“Although we are still in the takeoff phase of the project we already can provide both – interested stakeholders who want to work with organic waste on their coffee farms as well as experiences with different methods that can even be quantified to a certain extend”, explains Silvia Torres, the local project coordinator of HRNS. “For example, we work together with a smallholder who uses Bokashi compost on his farm. The really tricky questions are those regarding the inputs of money and work. Both differ a lot”, she continues. According to preliminary results the use of organic compost requires about seven times more work than the spread of chemical fertilizer. However, during a season at least one of three fertilizing campaigns can be compensated by means of organic fertilization. “And that is not the end of the story,” Torres adds. “We know for example that the requirement for potassium drops even further when Bokashi is used regularly.”
Coffee farmer mixing Bokashi with soil
Bokashi compost used as fertilizer for coffee
To estimate the progress in the use of Bokashi the amount of organic matter (OM) in the soil must be measured over a longer period. “Before this producer started using Bokashi in 2012, the OM on his soil amounted to 17.8 grams per kilogram soil,” Torres recalls. “In 2018 it had risen to 27 g/kg and in 2020 it had practically doubled reaching 33.5 g/kg.” Organic matter helps the soil storing water but also acts directly on soil fertility because it is the main source of plant nutrients. In addition it increases the capacity of nutrient retention, avoiding their losses. Another indirect impact of organic matter on soil fertility lies in its ability to lower the acidity of the soil. This leads to an increased availability of nutrients for the plant. “We can prove this too,” says Torres and explains: “The measurement for acidity is the pH value. “In the soil of the plots in question the pH value rose from a quite sour 4.9 in 2012, to 5.4 in 2018 and to 5.58 in 2020.” In comparison the juice of a lemon has a pH value of 2.4 and a neutral environment reaches a pH value of 7.
“Organic fertilizing does not only enhance the soil quality but also the quality of the coffee and its market price”, concludes Torres. This can amount to substantial gains: “Our smallholder was able to sell his coffee for 90 Euro / bag while the average in the region was 81.5 Euro. His total costs amounted to approximately 55.35 Euro whilst the average for the region was 61.35 Euro / bag.” Torres is confident that these results hint to sufficient space for additional recycling services that provide jobs and livelihoods while simultaneously paving the way for circular a coffee production.
“But there is more to recycling organic waste than meets the eye of the coffee producer and consumer. Reusing organic materials not only improves soil fertility. It can also help reducing carbon emissions.” – Stefan Ruge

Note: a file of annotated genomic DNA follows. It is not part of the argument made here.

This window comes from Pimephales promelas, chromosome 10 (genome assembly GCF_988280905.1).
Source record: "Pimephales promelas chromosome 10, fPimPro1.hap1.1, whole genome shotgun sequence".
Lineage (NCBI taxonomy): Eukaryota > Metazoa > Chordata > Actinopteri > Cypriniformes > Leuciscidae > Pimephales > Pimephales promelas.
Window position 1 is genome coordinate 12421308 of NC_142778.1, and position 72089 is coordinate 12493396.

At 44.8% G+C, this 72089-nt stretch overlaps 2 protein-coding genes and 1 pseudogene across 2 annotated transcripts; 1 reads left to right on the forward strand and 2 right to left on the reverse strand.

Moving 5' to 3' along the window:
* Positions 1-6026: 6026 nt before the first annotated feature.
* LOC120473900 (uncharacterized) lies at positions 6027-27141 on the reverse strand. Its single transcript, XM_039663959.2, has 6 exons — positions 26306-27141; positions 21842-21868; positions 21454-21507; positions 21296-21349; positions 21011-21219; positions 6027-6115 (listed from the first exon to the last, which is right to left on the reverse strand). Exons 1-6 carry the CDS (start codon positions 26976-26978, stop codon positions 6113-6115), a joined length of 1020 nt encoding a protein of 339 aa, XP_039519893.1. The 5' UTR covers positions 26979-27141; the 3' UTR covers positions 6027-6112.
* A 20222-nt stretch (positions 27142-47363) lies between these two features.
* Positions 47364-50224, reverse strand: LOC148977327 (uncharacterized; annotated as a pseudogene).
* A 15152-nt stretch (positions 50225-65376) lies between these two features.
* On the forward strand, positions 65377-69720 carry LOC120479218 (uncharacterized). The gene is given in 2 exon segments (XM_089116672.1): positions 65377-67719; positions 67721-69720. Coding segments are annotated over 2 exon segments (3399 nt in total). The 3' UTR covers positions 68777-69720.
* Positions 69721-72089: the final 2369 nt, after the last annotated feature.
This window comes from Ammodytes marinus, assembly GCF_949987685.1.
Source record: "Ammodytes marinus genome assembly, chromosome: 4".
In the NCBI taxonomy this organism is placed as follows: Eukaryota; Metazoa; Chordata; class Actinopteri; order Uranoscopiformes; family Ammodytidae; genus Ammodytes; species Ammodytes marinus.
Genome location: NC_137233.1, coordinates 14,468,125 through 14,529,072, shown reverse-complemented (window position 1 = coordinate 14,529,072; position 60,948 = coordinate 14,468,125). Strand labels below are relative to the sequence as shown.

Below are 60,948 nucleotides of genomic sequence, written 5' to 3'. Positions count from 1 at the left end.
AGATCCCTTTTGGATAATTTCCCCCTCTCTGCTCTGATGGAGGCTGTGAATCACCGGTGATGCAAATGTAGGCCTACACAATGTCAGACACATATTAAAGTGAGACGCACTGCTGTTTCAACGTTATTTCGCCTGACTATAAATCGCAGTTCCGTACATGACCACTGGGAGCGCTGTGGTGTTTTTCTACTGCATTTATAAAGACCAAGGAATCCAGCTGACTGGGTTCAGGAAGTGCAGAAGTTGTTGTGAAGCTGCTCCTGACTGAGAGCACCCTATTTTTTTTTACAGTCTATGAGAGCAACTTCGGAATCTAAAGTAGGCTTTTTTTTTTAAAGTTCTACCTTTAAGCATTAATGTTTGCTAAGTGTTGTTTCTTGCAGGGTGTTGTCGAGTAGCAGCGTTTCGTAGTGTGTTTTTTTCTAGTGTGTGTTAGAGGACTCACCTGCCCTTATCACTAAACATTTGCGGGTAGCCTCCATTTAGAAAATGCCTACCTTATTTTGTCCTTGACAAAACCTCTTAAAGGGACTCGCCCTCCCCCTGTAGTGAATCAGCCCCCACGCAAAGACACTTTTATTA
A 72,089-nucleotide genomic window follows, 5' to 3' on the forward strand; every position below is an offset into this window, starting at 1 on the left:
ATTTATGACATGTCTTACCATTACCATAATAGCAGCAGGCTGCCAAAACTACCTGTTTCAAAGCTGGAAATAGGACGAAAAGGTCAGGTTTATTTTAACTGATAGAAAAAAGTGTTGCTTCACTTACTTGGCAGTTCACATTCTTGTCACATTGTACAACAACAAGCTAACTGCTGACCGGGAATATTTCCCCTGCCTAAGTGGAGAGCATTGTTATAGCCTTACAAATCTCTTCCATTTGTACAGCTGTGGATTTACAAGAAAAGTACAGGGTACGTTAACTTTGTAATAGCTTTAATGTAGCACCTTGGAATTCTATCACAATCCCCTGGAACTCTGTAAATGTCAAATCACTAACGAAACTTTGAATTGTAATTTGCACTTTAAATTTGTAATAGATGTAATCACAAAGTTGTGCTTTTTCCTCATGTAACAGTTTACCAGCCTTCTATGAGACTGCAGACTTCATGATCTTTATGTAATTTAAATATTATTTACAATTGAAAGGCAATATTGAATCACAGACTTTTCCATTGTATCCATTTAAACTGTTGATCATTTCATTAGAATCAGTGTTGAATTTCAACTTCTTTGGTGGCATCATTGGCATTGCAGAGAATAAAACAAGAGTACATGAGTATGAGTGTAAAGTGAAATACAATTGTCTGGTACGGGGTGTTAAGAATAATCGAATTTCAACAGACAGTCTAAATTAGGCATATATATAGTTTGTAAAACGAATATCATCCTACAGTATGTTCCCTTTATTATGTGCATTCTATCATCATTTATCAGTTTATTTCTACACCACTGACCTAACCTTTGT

The organic matter that is inserted into the soil will be bonded in it and with it the carbon of which it consists. If the soil is managed correctly afterwards, the carbon may stay in it for thousands of years. “This process is called biological carbon sequestration and is most effective when soils have been depleted of its carbon and nutrients because of preceding mismanagement”, Ruge summarizes.
For Melitta as international coffee company it is important to contribute to the sustainability challenges in the coffee sector, says Stefan Dierks, Director Sustainability at Melitta Group: “We believe that with this commitment we will find holistic solutions to the manifold ecological and economic challenges. Ideally, we manage, for example, to significantly reduce the use of artificial fertilizers in coffee cultivation and optimize the carbon balance of production systems.”
However, the concept is to customize the outcome in order to apply it in in other coffee production areas. In 2020 world coffee harvests reached nearly 172 million bags of coffee which sums up to 10.32 m metric tons. In Brazil, the biggest coffee producer globally, production in 2017 has resulted in approximately 3.37 m tons of organic waste besides different kinds of inorganic wastes. Figures of this scale make it safe to claim that cheap, reliable and sustainable methods of recycling organic waste from coffee production have a lot of potential if they can contribute significantly to overall productivity. Bearing this in mind it is easy to imagine that a comprehensive handbook on waste management in coffee production derived from practical experiences can become a powerful tool for everybody in the industry on the way to a circular sustainable economy in the sector.